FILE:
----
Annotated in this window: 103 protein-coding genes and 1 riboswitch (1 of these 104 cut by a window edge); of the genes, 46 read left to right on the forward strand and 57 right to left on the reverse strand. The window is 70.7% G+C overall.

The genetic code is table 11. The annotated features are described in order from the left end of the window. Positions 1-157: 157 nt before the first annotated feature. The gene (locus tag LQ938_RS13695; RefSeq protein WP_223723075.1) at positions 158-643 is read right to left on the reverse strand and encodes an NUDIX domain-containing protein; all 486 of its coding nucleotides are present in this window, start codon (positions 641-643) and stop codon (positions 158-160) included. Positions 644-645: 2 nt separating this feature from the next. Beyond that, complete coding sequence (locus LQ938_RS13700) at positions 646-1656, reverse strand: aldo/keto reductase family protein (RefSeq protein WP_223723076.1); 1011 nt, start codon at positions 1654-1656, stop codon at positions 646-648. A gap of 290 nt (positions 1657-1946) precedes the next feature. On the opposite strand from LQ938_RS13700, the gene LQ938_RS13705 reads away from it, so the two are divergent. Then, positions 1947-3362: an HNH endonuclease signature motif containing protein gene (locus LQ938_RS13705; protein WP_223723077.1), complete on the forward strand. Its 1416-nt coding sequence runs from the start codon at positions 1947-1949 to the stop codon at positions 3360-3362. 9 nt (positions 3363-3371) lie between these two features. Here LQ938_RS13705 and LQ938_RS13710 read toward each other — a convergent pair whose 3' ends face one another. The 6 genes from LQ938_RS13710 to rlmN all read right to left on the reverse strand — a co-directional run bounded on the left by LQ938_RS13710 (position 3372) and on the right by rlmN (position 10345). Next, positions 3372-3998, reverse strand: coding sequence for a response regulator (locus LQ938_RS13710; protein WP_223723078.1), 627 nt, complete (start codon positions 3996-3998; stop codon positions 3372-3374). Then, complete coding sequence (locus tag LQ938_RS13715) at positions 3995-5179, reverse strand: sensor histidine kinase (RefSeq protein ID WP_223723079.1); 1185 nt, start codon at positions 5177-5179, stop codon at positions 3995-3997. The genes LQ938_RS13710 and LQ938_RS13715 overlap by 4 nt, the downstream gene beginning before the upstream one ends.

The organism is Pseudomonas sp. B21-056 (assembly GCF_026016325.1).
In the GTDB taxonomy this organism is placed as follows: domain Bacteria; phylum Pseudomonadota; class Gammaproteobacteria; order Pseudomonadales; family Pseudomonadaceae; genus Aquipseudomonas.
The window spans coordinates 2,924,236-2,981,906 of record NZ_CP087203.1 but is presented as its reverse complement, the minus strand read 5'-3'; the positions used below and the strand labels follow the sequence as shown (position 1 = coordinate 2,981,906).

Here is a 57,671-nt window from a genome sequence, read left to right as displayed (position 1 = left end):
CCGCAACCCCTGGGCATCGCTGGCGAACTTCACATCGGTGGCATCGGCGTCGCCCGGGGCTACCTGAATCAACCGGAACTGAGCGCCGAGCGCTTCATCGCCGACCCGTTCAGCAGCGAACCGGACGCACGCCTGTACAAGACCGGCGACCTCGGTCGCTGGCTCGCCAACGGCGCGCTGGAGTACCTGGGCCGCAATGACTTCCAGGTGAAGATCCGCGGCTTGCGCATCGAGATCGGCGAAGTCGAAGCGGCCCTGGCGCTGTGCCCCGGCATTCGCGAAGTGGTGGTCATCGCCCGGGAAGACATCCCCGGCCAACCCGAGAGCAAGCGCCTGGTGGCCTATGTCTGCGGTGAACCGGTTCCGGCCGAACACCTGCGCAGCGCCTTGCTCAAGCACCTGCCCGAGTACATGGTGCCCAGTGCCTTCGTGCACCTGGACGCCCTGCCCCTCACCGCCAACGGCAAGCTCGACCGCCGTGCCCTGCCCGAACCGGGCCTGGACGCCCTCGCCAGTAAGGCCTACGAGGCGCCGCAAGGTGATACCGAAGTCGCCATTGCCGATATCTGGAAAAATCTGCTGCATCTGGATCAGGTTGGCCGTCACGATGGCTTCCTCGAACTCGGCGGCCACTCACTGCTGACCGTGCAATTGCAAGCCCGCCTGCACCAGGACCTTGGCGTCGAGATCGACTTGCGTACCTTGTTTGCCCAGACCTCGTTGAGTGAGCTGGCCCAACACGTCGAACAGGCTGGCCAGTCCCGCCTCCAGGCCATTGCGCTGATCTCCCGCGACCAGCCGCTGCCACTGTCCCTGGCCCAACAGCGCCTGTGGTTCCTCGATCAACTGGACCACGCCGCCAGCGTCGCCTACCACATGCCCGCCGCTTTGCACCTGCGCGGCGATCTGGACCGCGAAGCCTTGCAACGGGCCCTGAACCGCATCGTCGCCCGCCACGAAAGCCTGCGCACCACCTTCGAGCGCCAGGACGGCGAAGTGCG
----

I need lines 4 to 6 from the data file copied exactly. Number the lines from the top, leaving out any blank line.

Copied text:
In the GTDB taxonomy this organism is placed as follows: domain Bacteria; phylum Pseudomonadota; class Gammaproteobacteria; order Pseudomonadales; family Pseudomonadaceae; genus Aquipseudomonas.
The window spans coordinates 2,924,236-2,981,906 of record NZ_CP087203.1 but is presented as its reverse complement, the minus strand read 5'-3'; the positions used below and the strand labels follow the sequence as shown (position 1 = coordinate 2,981,906).

Here is a 57,671-nt window from a genome sequence, read left to right as displayed (position 1 = left end):